viernes, 28 de marzo de 2014


Some situations that occurs more or less often depending on the work environement:

Discover some benefits of a daily meeting:

martes, 22 de octubre de 2013

Agile product ownership in a nutshell

Building the vision of the Product Owner:

viernes, 11 de octubre de 2013

The Clean Code Talks -- Unit Testing

Before you start testing the TOP, please make sure that the bases are solid.

Analogy: Is like TESTING A CAR directly driving it.

1. TEST each piece of the car separately and make sure it works right.
2. TEST that one piece fit and work fine with another.
3. TEST all the pieces of the car together

If you start testing all the pieces of the car together...

lunes, 3 de junio de 2013

MVC architecture dilemma.

One of the most known and used pattern of the presentation layer of web applications in many platforms and technologies is a Model View Controller pattern. I have worked as software developer in many projects building complex web applications based on JEE architecture, and the following dilemma was quite often present.

Having one controller, dealing with different logic, to satisfy a considerable range of views and models logic, with specific functions for each page, result on complex controller, that with time become error-prone, time consuming and hard to maintain.
On the other hand, building an entire new controller for each screen does not just mean lots of classes, it makes the application harder to extend. If we wanted to build a logging mechanism, for example, we would have to add logging code to each controller separately. In fact, there are lots of things we might need to do for every request: implement navigation, maintain session information, and gather statistics, to name a few.

A pair of patterns helps balance these two approaches. The Front Controller pattern advocates building a single controller that performs common functions on each request, but delegates other functions to a page-specific controller.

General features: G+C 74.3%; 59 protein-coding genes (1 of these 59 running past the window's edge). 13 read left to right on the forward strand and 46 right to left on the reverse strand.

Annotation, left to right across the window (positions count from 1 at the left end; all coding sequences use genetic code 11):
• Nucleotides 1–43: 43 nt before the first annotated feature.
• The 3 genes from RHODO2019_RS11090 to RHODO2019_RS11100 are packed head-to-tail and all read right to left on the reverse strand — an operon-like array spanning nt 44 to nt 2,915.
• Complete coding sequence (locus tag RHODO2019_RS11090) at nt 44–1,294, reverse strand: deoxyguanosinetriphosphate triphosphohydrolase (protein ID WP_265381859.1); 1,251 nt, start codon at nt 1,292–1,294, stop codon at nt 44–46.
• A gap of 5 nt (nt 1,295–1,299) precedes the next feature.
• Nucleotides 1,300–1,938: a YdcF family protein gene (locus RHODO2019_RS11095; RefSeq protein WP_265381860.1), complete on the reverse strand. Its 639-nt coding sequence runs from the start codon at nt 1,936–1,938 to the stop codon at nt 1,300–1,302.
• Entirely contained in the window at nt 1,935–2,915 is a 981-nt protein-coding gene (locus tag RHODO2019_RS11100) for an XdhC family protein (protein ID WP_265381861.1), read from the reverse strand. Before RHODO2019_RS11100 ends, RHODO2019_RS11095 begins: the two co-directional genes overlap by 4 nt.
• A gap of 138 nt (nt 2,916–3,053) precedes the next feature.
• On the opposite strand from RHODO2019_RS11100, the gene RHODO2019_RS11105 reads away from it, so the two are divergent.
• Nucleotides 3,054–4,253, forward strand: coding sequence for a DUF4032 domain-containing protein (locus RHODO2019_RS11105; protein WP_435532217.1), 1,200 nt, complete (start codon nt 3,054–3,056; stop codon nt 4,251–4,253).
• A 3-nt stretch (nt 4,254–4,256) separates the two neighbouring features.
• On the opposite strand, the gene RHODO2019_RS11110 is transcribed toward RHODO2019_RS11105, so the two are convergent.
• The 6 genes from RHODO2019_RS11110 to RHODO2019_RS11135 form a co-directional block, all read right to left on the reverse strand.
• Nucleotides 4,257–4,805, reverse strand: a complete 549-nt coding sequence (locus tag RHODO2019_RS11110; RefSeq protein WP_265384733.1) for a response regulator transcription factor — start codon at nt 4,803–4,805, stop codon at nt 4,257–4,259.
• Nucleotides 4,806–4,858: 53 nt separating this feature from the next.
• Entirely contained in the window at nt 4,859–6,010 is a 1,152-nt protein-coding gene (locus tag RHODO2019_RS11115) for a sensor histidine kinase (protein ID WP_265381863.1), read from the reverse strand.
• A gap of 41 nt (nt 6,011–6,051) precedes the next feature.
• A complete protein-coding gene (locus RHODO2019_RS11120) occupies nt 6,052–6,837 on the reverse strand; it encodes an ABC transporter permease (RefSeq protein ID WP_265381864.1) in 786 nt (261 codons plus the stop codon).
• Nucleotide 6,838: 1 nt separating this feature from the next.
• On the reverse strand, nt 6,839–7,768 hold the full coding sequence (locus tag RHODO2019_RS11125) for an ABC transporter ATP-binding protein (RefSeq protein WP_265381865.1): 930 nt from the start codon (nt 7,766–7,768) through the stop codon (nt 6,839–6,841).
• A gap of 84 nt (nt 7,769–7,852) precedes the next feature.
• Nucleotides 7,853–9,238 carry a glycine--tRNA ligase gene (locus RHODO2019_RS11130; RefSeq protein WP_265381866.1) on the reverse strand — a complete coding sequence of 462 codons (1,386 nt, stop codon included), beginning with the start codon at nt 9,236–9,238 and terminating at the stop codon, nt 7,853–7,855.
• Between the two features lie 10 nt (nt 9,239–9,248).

The Decorator pattern then shows how to dynamically expand the front controller. The Front Controller pattern is stand for a controller that has a fairly simple role, it deals with common tasks, and then forward control on to a page-specific controller. 
The specific functions of updating the model and choosing the view are delegated to a page-specific controller

viernes, 26 de abril de 2013

What Is The 80/20 Rule?

The principle was suggested by management thinker Joseph M. Juran. It was named after the Italian economist Vilfredo Pareto, who observed that 80% of income in Italy was received by 20% of the Italian population. The assumption is that most of the results in any situation are determined by a small number of causes.

More details about the 80/20 Rule here:

Nice reading ;)

The golden circle

Reading a Sweet rupture book about agility, by Laurent SARRAZIN, I was forwarded to the "start with why" speach by Simon SINEK. Sharing the video:

Enjoy the ride;)

Tuckman's stages of group development

The Forming – Storming – Norming – Performing model of group development was first proposed by Bruce Tuckman in 1965, who maintained that these phases are all necessary and inevitable in order for the team to grow, to face up to challenges, to tackle problems, to find solutions, to plan work, and to deliver results. This model has become the basis for subsequent models.

miércoles, 20 de marzo de 2013

The Gateway and the Plugin Patterns

To play lego with your applications, think about using the following patterns:

Gateway: An object that encapsulates access to an external system or resource (Patterns of Enterprise Application Architecture, Fowler et al. Addison-Wesley, 2004)

  •  Every gateway eliminate a direct dependency with the business logic implementation and details like protocols, communication means and mechanisms behind the gateway. 
  • Possibility to wrapp methods, to have control about the asynchronous and synchronous character of the API.
  • Extern applications will not access the data model directly, witch can improve security, and increase maintenability  (It reduce coupling between business logic, platform dependent logic and the data model).
  • Depending on the needs of every system the gateway can be unidirectional or bidirectional.
The pattern Plugin: This pattern extends the behavior of a class by allowing extensions to plug into an abstract class that, in turn, plugs into a core class. This creates a new subclass that includes only the capabilities required in the specific context. 
  • The communication with every extern system will use its own gateway. 
  • The integration with every business logic third application is P2P (Point to point). Communications with Webservices can be concentrated by an ESB tool. Where we could plug and play the different gateways
  • The ease of testing, by:
    •  Separting clearly concerns of each gateway, functionaly, facilitating unit testing.
    •  Pluging and playing mocks gateway implementations that simulate the functional purpose of the gateways.

To adequate to a change all you have to do, is to develop the new implementation of your interface contract, and then plug and play.